It is increasingly important for social care providers to prepare for a Care Quality Commission (CQC) inspection. Performing a mock inspection helps greatly, preferably carried out on a continuous basis using a schedule to cover all areas of the KLOEs. Chris Payne takes you through the process step by step.
When do I start?
Now. That is if you already have not started — the aim is always to be continuously learning, developing and improving from what is happening in the service. The answer is always now even if you:
Remember that if you have a Good or Outstanding rating you can expect formal inspections less often than a Requires Improvement or Inadequate. But you still might receive focused inspections and if the CQC has information suggesting a drop of standards, it could bring a scheduled inspection forward.
Where do I start?
That depends on your position, eg as a registered person/manager, how long you have been in that position, eg as a recently appointed manager or someone who has been there for a long time, but you might like to locate your starting point along the following “road map” depending on the progress of your journey along it to date.
Point of departure
Do you understand or need to refresh your understanding of the regulations and standards that you are expected to achieve through an inspection?
Do you understand the current inspection model used by CQC, which can be found in its most recent publication How CQC Monitors, Inspects and Regulates Adult Social Care Services (May 2018), available on the CQC website. See also Croner-i Inspection Procedures topic.
Do you understand how inspectors go about their inspections using what they call the Key Lines of Enquiry (KLOE) to address the five key questions (Is it safe?, etc). Each self-audit tool includes the corresponding KLOE.
Inspections are carried out in just one or two days, but your “internal inspecting” is continuous and you cannot do everything at once, so you will need a schedule of activities to cover all key areas described in the KLOE systematically. There are several audit planning tools to help you do this.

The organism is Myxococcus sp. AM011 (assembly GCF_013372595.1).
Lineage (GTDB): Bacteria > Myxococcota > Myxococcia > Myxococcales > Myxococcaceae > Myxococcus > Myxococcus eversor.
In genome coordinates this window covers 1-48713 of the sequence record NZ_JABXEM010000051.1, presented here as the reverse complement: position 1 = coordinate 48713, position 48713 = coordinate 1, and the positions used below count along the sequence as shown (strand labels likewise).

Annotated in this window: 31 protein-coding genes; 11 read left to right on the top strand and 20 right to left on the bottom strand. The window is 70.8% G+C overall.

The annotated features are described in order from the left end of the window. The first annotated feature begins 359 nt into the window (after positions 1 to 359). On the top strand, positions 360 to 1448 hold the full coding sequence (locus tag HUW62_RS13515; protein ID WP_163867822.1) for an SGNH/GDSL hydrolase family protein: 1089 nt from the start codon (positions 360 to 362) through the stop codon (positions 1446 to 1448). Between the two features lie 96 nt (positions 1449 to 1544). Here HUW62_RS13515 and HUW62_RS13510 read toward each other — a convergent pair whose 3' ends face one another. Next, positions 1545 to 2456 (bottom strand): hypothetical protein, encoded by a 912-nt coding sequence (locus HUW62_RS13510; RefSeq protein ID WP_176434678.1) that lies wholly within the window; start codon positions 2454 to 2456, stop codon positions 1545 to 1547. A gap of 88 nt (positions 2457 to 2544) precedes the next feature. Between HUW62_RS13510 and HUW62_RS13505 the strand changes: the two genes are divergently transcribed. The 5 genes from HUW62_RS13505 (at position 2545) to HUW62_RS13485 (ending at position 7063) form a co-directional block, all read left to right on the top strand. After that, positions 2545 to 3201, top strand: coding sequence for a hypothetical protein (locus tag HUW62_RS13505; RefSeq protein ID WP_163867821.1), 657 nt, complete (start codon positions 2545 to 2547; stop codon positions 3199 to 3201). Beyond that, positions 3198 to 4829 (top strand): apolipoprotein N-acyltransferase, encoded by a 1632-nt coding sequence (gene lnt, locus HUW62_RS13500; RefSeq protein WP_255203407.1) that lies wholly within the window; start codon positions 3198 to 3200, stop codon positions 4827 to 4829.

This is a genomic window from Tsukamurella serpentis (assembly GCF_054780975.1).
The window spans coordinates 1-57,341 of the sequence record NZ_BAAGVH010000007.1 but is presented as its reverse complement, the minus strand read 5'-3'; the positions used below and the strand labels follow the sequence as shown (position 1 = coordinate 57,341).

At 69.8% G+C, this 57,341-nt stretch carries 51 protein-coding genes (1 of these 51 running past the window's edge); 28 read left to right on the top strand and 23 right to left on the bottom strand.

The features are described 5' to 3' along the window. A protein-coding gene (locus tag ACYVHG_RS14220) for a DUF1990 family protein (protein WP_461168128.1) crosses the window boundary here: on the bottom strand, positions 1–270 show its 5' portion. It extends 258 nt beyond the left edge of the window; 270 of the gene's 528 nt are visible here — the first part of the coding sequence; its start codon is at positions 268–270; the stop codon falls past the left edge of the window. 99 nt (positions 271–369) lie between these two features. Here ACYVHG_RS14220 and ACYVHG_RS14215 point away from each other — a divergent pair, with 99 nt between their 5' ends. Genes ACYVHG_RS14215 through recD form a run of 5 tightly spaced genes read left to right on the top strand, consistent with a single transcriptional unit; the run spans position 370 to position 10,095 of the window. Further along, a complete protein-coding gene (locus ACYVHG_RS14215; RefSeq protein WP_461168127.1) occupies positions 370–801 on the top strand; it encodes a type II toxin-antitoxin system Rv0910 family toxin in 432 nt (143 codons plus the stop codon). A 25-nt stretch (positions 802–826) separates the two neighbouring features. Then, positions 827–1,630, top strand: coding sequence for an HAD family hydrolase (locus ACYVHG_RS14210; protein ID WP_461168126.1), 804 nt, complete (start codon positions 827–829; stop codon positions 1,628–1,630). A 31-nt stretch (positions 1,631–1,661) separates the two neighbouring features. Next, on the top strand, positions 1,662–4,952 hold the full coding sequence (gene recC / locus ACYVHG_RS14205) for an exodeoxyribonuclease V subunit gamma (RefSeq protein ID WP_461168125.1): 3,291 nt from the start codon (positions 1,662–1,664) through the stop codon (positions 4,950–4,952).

Having planned your auditing schedules, you can use the different auditing tools to carry out different auditing activities. Auditing can be delegated to the most suitable manager/staff team members — one person cannot do everything.
For example, a care co-ordinator might be responsible for auditing risk assessments concerning service users.
The results of your audits can also be fed into the more in-depth self-assessments that are enabled by the self-audit tools which might be scheduled so that each of the five key questions is thoroughly assessed at least annually — but more often if there are weaknesses to be addressed through improvement planning, particularly if you are required to make improvements following an inspection.
Each self-audit includes an improvement planning section, but there is a separate Goal-setting and Evaluation Form. The Annual Development Plans: Reviewing and Improving Annual Performance Form provides another tool for improvement planning.
The standards and inspections, as any form of “customer care”, require you to be constantly listening to, valuing and acting on what your service users are telling you. So, you need feedback forms to provide you with this information.
You also need to check your actions in relation to any complaints using, for example, Self-audit Responsive 2: Concerns and Complaints.
You will also need to audit that you are compliant with all health and safety regulations, for example, using the Audit: Premises — General Risk Assessment Form, medication compliance using, for example, Audit: Care Home Medication Checklist and Monitoring Form and other safety issues. Audit tools for a variety of such purposes can be found in the Croner-i Forms section.
Reaching your destination
You never actually reach your destination because it is continually changing, and, in any case, you can expect an inspection to take place at any time — how often depends on the results of your last inspection and the monitoring information collected by the CQC under the title of CQC Insight.
From 2018 the CQC also requires you to open an online account to contribute to its Provider Information Collection (PIC), which it recommends you should update quarterly and at least annually, otherwise you will be penalised.
The PIC asks you to answer from your self-assessments how you are addressing the five key questions.
Is (the service):
If you have completed the Croner-i self-audits systematically and thoroughly, you should have no problems in keeping your CQC PIC up to date as you can regularly feed in your information.
On the other hand, if from your last inspection you have been required to make a number of improvements or have been rated as inadequate you will need to have a clear strategy. You might get some help from the two-part Croner-i feature article, Using adverse inspection reports as opportunities for improvement parts one and two.
If you have experienced a lot of changes particularly of registered manager you might need to return to the point of departure.
Last reviewed 10 December 2019